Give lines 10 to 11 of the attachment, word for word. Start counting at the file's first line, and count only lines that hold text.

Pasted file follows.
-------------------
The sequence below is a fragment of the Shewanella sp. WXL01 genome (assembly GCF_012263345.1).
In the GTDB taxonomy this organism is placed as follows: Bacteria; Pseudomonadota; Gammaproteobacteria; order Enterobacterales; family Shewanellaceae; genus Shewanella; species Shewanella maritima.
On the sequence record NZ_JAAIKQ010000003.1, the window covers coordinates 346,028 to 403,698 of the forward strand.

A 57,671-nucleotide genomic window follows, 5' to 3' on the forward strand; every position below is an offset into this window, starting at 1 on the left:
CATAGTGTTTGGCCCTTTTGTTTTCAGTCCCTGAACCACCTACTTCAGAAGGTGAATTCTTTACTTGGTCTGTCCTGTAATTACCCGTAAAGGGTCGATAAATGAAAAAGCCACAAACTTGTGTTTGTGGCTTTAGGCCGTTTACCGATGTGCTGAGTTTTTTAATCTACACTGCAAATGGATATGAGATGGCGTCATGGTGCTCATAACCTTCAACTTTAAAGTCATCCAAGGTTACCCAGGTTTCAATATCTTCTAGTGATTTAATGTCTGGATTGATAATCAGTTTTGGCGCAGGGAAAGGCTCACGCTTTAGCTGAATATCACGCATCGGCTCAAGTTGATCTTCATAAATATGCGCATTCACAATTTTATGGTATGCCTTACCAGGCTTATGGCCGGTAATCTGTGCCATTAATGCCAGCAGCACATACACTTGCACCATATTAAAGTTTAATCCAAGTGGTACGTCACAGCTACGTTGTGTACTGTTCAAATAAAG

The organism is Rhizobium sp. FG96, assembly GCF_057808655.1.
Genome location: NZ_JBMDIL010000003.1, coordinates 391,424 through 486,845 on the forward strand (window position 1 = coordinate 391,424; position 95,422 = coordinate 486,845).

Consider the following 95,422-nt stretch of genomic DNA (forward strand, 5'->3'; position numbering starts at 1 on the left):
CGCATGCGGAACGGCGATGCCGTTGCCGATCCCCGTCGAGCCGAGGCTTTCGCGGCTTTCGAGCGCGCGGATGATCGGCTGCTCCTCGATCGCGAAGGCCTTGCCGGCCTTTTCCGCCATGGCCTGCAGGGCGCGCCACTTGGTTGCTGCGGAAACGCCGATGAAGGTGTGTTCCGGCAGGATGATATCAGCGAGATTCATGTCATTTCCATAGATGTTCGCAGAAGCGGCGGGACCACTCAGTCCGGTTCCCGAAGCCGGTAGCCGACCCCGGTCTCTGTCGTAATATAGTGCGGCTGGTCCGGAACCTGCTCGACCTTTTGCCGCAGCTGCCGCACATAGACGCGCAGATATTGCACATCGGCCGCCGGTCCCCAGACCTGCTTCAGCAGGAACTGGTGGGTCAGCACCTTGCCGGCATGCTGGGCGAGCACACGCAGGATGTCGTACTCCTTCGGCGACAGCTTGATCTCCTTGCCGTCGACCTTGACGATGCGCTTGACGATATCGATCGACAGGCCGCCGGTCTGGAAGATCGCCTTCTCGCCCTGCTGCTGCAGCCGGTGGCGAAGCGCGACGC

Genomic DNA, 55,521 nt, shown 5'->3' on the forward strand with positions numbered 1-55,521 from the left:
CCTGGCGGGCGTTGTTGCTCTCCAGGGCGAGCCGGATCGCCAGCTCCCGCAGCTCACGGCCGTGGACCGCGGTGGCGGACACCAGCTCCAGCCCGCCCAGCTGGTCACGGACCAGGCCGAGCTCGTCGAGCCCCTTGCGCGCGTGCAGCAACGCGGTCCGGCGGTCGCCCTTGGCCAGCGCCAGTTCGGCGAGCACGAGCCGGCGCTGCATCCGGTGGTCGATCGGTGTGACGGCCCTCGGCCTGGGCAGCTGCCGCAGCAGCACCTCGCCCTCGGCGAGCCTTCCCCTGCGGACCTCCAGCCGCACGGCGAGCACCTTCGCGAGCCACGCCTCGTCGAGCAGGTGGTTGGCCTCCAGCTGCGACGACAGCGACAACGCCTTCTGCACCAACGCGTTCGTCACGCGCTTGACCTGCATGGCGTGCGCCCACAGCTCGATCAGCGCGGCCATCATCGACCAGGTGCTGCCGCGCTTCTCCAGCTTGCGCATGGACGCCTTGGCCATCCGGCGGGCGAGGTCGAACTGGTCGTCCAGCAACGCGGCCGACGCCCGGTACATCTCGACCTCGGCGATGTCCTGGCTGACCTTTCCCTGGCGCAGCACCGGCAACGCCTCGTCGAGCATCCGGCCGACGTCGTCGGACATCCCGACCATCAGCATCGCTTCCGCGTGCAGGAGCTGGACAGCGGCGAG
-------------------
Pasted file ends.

Genomic DNA, 55,521 nt, shown 5'->3' on the forward strand with positions numbered 1-55,521 from the left:
CCTGGCGGGCGTTGTTGCTCTCCAGGGCGAGCCGGATCGCCAGCTCCCGCAGCTCACGGCCGTGGACCGCGGTGGCGGACACCAGCTCCAGCCCGCCCAGCTGGTCACGGACCAGGCCGAGCTCGTCGAGCCCCTTGCGCGCGTGCAGCAACGCGGTCCGGCGGTCGCCCTTGGCCAGCGCCAGTTCGGCGAGCACGAGCCGGCGCTGCATCCGGTGGTCGATCGGTGTGACGGCCCTCGGCCTGGGCAGCTGCCGCAGCAGCACCTCGCCCTCGGCGAGCCTTCCCCTGCGGACCTCCAGCCGCACGGCGAGCACCTTCGCGAGCCACGCCTCGTCGAGCAGGTGGTTGGCCTCCAGCTGCGACGACAGCGACAACGCCTTCTGCACCAACGCGTTCGTCACGCGCTTGACCTGCATGGCGTGCGCCCACAGCTCGATCAGCGCGGCCATCATCGACCAGGTGCTGCCGCGCTTCTCCAGCTTGCGCATGGACGCCTTGGCCATCCGGCGGGCGAGGTCGAACTGGTCGTCCAGCAACGCGGCCGACGCCCGGTACATCTCGACCTCGGCGATGTCCTGGCTGACCTTTCCCTGGCGCAGCACCGGCAACGCCTCGTCGAGCATCCGGCCGACGTCGTCGGACATCCCGACCATCAGCATCGCTTCCGCGTGCAGGAGCTGGACAGCGGCGAG